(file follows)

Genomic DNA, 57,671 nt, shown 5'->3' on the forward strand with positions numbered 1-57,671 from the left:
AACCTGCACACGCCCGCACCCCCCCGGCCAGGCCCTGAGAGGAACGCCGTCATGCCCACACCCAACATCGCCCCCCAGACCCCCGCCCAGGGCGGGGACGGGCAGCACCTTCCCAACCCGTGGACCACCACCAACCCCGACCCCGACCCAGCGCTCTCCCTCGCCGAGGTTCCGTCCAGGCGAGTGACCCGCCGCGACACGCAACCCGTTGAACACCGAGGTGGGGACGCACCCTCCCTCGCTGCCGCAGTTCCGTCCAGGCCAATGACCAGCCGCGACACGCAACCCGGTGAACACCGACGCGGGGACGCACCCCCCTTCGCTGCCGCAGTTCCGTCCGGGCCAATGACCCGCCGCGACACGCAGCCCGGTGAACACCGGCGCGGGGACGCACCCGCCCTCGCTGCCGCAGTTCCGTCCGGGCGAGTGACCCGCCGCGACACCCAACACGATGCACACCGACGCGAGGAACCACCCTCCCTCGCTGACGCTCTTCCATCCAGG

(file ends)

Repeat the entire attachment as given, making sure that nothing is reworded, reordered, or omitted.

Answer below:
Genomic DNA, 57,671 nt, shown 5'->3' on the forward strand with positions numbered 1-57,671 from the left:
AACCTGCACACGCCCGCACCCCCCCGGCCAGGCCCTGAGAGGAACGCCGTCATGCCCACACCCAACATCGCCCCCCAGACCCCCGCCCAGGGCGGGGACGGGCAGCACCTTCCCAACCCGTGGACCACCACCAACCCCGACCCCGACCCAGCGCTCTCCCTCGCCGAGGTTCCGTCCAGGCGAGTGACCCGCCGCGACACGCAACCCGTTGAACACCGAGGTGGGGACGCACCCTCCCTCGCTGCCGCAGTTCCGTCCAGGCCAATGACCAGCCGCGACACGCAACCCGGTGAACACCGACGCGGGGACGCACCCCCCTTCGCTGCCGCAGTTCCGTCCGGGCCAATGACCCGCCGCGACACGCAGCCCGGTGAACACCGGCGCGGGGACGCACCCGCCCTCGCTGCCGCAGTTCCGTCCGGGCGAGTGACCCGCCGCGACACCCAACACGATGCACACCGACGCGAGGAACCACCCTCCCTCGCTGACGCTCTTCCATCCAGG